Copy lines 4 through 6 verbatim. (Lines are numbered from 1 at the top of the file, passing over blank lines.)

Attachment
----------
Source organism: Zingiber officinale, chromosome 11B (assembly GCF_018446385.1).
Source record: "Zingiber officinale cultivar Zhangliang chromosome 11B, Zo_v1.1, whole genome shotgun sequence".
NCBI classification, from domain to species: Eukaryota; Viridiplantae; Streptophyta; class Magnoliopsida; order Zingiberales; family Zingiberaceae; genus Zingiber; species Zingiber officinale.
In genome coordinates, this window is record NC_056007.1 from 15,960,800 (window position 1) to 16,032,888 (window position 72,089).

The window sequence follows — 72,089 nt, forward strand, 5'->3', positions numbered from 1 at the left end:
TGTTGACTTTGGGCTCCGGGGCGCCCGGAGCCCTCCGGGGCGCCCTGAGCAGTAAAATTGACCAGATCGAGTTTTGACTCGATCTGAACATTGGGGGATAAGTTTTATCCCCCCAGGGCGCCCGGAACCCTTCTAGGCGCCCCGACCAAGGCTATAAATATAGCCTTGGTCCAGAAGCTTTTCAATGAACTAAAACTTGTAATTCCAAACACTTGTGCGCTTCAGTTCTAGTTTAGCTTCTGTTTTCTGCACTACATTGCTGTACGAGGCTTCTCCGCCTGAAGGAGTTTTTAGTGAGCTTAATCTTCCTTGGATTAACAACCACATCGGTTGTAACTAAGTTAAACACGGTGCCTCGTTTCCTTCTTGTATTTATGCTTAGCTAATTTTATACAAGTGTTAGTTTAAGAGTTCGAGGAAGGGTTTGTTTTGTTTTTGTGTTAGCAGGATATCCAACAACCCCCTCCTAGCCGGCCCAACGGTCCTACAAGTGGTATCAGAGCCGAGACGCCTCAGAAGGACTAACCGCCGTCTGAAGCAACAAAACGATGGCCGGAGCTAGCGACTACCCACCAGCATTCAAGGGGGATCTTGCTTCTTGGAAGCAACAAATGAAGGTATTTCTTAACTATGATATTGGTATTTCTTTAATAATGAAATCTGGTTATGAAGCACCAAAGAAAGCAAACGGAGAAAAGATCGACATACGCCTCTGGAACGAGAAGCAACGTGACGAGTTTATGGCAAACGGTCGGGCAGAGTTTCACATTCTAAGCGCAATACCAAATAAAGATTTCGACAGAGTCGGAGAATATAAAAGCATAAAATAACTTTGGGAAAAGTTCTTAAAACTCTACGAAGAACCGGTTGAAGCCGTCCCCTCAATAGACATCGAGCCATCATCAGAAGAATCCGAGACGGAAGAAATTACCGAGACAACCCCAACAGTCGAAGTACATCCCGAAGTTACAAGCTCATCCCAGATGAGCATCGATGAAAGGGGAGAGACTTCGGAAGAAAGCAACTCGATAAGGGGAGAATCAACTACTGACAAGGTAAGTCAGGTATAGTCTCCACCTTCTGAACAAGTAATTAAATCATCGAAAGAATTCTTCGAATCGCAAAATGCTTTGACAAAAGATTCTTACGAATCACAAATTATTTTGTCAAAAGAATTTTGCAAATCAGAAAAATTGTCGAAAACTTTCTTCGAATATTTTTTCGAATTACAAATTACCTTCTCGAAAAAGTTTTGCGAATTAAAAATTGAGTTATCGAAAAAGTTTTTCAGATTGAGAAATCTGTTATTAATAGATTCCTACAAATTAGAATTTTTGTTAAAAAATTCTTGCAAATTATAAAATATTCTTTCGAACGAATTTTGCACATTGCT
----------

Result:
In genome coordinates, this window is record NC_056007.1 from 15,960,800 (window position 1) to 16,032,888 (window position 72,089).

The window sequence follows — 72,089 nt, forward strand, 5'->3', positions numbered from 1 at the left end:
TGTTGACTTTGGGCTCCGGGGCGCCCGGAGCCCTCCGGGGCGCCCTGAGCAGTAAAATTGACCAGATCGAGTTTTGACTCGATCTGAACATTGGGGGATAAGTTTTATCCCCCCAGGGCGCCCGGAACCCTTCTAGGCGCCCCGACCAAGGCTATAAATATAGCCTTGGTCCAGAAGCTTTTCAATGAACTAAAACTTGTAATTCCAAACACTTGTGCGCTTCAGTTCTAGTTTAGCTTCTGTTTTCTGCACTACATTGCTGTACGAGGCTTCTCCGCCTGAAGGAGTTTTTAGTGAGCTTAATCTTCCTTGGATTAACAACCACATCGGTTGTAACTAAGTTAAACACGGTGCCTCGTTTCCTTCTTGTATTTATGCTTAGCTAATTTTATACAAGTGTTAGTTTAAGAGTTCGAGGAAGGGTTTGTTTTGTTTTTGTGTTAGCAGGATATCCAACAACCCCCTCCTAGCCGGCCCAACGGTCCTACAAGTGGTATCAGAGCCGAGACGCCTCAGAAGGACTAACCGCCGTCTGAAGCAACAAAACGATGGCCGGAGCTAGCGACTACCCACCAGCATTCAAGGGGGATCTTGCTTCTTGGAAGCAACAAATGAAGGTATTTCTTAACTATGATATTGGTATTTCTTTAATAATGAAATCTGGTTATGAAGCACCAAAGAAAGCAAACGGAGAAAAGATCGACATACGCCTCTGGAACGAGAAGCAACGTGACGAGTTTATGGCAAACGGTCGGGCAGAGTTTCACATTCTAAGCGCAATACCAAATAAAGATTTCGACAGAGTCGGAGAATATAAAAGCATAAAATAACTTTGGGAAAAGTTCTTAAAACTCTACGAAGAACCGGTTGAAGCCGTCCCCTCAATAGACATCGAGCCATCATCAGAAGAATCCGAGACGGAAGAAATTACCGAGACAACCCCAACAGTCGAAGTACATCCCGAAGTTACAAGCTCATCCCAGATGAGCATCGATGAAAGGGGAGAGACTTCGGAAGAAAGCAACTCGATAAGGGGAGAATCAACTACTGACAAGGTAAGTCAGGTATAGTCTCCACCTTCTGAACAAGTAATTAAATCATCGAAAGAATTCTTCGAATCGCAAAATGCTTTGACAAAAGATTCTTACGAATCACAAATTATTTTGTCAAAAGAATTTTGCAAATCAGAAAAATTGTCGAAAACTTTCTTCGAATATTTTTTCGAATTACAAATTACCTTCTCGAAAAAGTTTTGCGAATTAAAAATTGAGTTATCGAAAAAGTTTTTCAGATTGAGAAATCTGTTATTAATAGATTCCTACAAATTAGAATTTTTGTTAAAAAATTCTTGCAAATTATAAAATATTCTTTCGAACGAATTTTGCACATTGCT